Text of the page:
And here is where the remainder of our scientific knowledge and experience come into play. We do not consider L to be a fundamental feature of the universe but a consequence of other properties. Were a technology developed that allowed for the reanimation of corpses, we need not say that a putative law of nature had been overturned; instead, we would say that the ordinary course' had been altered by the introduction of a new yet naturalistic element. Without such technology, we expect other principles to produce L. These include thermodynamic principles. When Jesus died, there are three sorts of miraculous possibilities: either his vital tissues never fatally decayed by supernatural sustenance, his vital tissues decayed but were reconstituted gradually or suddenly prior to his reanimation, or he reanimated without the function of his vital organs. Each of these possibilities runs against other established regularities. Properly speaking, then, L is not merely the generalized rule that dead people remain dead but also the set of combinations of rules which produce that outcome. For the Resurrection to occur, every one of those combinations must fail to hold.

So a theory which advantageously counters the above independence assumption must probabilistically correlate the elements of O, have significant plausibility in its own right, and fail to assume or imply any element in L, be it the putative law itself or any combination of principles which produce that law. In this case and in the case of other miracles which violate mass/energy conservation and/or thermodynamic principles, we must toss out modern science before examining any evidence proposed against its principles. This is an absurd task, but that absurdity is consequent to proposing a suspension of the natural order.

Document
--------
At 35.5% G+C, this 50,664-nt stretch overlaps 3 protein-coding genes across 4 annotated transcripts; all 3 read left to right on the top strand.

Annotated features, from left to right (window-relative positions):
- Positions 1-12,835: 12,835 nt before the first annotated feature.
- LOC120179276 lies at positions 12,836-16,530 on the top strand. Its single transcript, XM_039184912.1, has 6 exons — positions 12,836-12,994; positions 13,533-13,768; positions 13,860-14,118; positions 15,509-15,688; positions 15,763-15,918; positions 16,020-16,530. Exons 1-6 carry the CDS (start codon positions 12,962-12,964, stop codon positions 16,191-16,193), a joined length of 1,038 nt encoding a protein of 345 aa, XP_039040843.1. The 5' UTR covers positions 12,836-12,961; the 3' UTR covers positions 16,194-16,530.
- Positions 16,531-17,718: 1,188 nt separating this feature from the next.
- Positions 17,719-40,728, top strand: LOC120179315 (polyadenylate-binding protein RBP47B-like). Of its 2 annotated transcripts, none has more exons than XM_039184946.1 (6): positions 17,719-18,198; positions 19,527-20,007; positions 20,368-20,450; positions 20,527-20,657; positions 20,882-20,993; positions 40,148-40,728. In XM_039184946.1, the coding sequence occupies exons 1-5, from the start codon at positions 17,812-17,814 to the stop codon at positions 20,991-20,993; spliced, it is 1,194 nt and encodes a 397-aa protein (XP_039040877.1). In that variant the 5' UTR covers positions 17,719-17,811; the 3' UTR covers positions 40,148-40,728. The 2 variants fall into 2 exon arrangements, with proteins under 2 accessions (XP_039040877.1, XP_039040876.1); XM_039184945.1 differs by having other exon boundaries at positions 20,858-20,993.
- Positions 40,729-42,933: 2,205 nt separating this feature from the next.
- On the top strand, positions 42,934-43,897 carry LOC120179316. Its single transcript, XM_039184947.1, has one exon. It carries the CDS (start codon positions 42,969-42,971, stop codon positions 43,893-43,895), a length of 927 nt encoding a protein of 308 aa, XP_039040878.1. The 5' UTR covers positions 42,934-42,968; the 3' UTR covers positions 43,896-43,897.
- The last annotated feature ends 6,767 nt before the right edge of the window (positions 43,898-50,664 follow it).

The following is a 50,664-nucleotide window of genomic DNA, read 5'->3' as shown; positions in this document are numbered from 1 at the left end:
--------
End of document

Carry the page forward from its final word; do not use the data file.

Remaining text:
In such a manner I tentatively maintain that the independent assumption as employed is valid in establishing an estimated upper bound on the prior odds on R. So long as we agree that it is disgustingly low, a precise value is unimportant for the strengthening of the argument. Since as you may have noticed this method of unconfirmability argument requires some detailed information concerning the relevant miracle, specifying any particular value is unimportant. For an approximate value's import to materialize, we must also delve into the category of evidence in play.

Hume appears to recognize the need for categorical bounds on the strength of evidence in his essay:
When any one tells me, that he saw a dead man restored to life, I immediately consider with myself, whether it be more probable, that this person should either deceive or be deceived, or that the fact, which he relates, should really have happened. I weigh the one miracle against the other; and according to the superiority, which I discover, I pronounce my decision, and always reject the greater miracle. If the falsehood of his testimony would be more miraculous, than the event which he relates; then, and not till then, can he pretend to command my belief or opinion. (EPHU, p.174)
I think that whenever Hume attempts to place such a bound on testimonial evidence', he overreaches by virtue of that category's broadness. "I would not believe such a story were it told to me by Cato" (p.172) does not a sufficiently general argument make, nor are vague allusions to particular failures of human reporting which remain in the background, as these do not necessarily apply to all claims that humans make. Instead, it is better to focus on more task-specific categories. It might be possible to do so, but there is no reason to argue for more than is required.